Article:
In something of a dig to Theresa May, Jean Claude Juncker has joked that the UK would be better off if he was Prime Minister.
The European Commission president took his humorous swipe as he arrived at an informal meeting of the 27 other EU heads of government – also attended by May.
Juncker said May had not briefed him on the Chequers meeting of her Brexit ‘war cabinet’ when ministers agreed a broad policy for the next stage of negotiations, on trade.
He then quipped: ‘I am not the British prime minister. It would be good for Britain if I was, but I’m not.’
Juncker’s Commission, led by chief negotiator Michel Barnier, is responsible for coordinating the EU’s work on Britain’s withdrawal and conducting exit talks.
He has long been an annoyance for Brexiteers, and David Cameron unsuccessfully attempted to stop his nomination as Commission president in 2014.
It is expected that May will deliver a long-awaited speech setting out her vision for Britain’s future relationship with the European Union on Friday March 2, Downing Street has announced.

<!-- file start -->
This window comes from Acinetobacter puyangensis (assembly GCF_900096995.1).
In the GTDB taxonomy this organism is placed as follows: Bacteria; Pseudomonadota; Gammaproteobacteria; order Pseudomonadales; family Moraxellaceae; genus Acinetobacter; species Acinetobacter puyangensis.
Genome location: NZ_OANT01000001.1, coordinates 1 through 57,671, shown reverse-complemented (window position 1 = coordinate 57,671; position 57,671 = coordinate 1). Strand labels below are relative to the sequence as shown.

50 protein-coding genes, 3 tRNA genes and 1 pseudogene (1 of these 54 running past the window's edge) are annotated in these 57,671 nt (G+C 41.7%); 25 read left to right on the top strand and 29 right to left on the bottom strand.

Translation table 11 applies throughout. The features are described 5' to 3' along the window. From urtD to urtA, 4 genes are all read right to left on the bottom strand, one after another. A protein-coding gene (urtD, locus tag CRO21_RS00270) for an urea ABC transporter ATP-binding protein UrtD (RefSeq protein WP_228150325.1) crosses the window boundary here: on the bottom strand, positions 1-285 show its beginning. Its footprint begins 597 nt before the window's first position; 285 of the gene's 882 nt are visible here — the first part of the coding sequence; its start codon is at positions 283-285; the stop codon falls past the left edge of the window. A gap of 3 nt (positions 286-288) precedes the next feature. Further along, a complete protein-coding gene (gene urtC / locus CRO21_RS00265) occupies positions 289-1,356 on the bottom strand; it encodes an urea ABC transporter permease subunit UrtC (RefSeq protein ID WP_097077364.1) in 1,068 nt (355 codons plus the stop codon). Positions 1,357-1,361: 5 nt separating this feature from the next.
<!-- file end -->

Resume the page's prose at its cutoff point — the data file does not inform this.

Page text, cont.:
The PM cleared the way for the speech by securing agreement from senior ministers in her so-called ‘war cabinet’ at Chequers on Thursday on key features of the future relationship.
Health Secretary Jeremy Hunt – who was not at the meeting – said the Government will pursue a policy putting Britain outside a customs union with the European Union but matching Brussels rules in certain sectors in an attempt to achieve ‘frictionless’ trade.
The policy puts Mrs May on a collision course with Tory Brexit rebels who are backing an amendment to the Trade Bill which would mandate the UK to form a customs union with Brussels on leaving the EU.
Meanwhile, Labour leader Jeremy Corbyn is widely predicted to give his blessing to a customs union arrangement with the EU in his own speech on Monday.
It’s expected he will use the opportunity to offer greater clarity on his party’s Brexit policy.